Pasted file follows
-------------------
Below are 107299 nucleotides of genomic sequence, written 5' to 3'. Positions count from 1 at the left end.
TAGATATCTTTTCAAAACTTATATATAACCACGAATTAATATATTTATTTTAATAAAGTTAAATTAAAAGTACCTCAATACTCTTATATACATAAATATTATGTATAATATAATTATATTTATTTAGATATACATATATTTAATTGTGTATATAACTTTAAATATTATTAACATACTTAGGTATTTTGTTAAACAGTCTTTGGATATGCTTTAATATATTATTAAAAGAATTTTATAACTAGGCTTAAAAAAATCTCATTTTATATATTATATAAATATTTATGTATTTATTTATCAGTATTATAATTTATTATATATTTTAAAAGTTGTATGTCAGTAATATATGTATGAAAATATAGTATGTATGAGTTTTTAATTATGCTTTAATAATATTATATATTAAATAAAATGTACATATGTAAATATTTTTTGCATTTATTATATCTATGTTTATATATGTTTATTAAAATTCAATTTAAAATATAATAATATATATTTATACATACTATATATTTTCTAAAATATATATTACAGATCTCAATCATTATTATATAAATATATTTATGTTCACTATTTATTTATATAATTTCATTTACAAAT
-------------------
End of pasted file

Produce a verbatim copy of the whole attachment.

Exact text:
Below are 107299 nucleotides of genomic sequence, written 5' to 3'. Positions count from 1 at the left end.
TAGATATCTTTTCAAAACTTATATATAACCACGAATTAATATATTTATTTTAATAAAGTTAAATTAAAAGTACCTCAATACTCTTATATACATAAATATTATGTATAATATAATTATATTTATTTAGATATACATATATTTAATTGTGTATATAACTTTAAATATTATTAACATACTTAGGTATTTTGTTAAACAGTCTTTGGATATGCTTTAATATATTATTAAAAGAATTTTATAACTAGGCTTAAAAAAATCTCATTTTATATATTATATAAATATTTATGTATTTATTTATCAGTATTATAATTTATTATATATTTTAAAAGTTGTATGTCAGTAATATATGTATGAAAATATAGTATGTATGAGTTTTTAATTATGCTTTAATAATATTATATATTAAATAAAATGTACATATGTAAATATTTTTTGCATTTATTATATCTATGTTTATATATGTTTATTAAAATTCAATTTAAAATATAATAATATATATTTATACATACTATATATTTTCTAAAATATATATTACAGATCTCAATCATTATTATATAAATATATTTATGTTCACTATTTATTTATATAATTTCATTTACAAAT